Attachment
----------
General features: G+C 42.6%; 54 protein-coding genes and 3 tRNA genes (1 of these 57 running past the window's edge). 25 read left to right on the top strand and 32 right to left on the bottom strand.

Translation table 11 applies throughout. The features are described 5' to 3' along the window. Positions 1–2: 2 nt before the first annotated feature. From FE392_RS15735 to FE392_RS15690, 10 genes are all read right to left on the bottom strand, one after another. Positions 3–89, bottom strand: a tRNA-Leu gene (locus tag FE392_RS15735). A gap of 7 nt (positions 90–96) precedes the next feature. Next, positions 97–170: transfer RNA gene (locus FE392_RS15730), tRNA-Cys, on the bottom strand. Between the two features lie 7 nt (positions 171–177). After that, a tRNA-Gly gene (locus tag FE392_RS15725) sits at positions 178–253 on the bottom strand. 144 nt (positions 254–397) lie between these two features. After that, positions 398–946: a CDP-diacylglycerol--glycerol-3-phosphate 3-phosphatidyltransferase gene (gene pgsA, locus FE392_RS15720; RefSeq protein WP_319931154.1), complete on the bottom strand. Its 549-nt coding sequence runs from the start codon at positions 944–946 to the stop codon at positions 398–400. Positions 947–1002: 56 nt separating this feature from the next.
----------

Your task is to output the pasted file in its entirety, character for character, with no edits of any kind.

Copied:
General features: G+C 42.6%; 54 protein-coding genes and 3 tRNA genes (1 of these 57 running past the window's edge). 25 read left to right on the top strand and 32 right to left on the bottom strand.

Translation table 11 applies throughout. The features are described 5' to 3' along the window. Positions 1–2: 2 nt before the first annotated feature. From FE392_RS15735 to FE392_RS15690, 10 genes are all read right to left on the bottom strand, one after another. Positions 3–89, bottom strand: a tRNA-Leu gene (locus tag FE392_RS15735). A gap of 7 nt (positions 90–96) precedes the next feature. Next, positions 97–170: transfer RNA gene (locus FE392_RS15730), tRNA-Cys, on the bottom strand. Between the two features lie 7 nt (positions 171–177). After that, a tRNA-Gly gene (locus tag FE392_RS15725) sits at positions 178–253 on the bottom strand. 144 nt (positions 254–397) lie between these two features. After that, positions 398–946: a CDP-diacylglycerol--glycerol-3-phosphate 3-phosphatidyltransferase gene (gene pgsA, locus FE392_RS15720; RefSeq protein WP_319931154.1), complete on the bottom strand. Its 549-nt coding sequence runs from the start codon at positions 944–946 to the stop codon at positions 398–400. Positions 947–1002: 56 nt separating this feature from the next.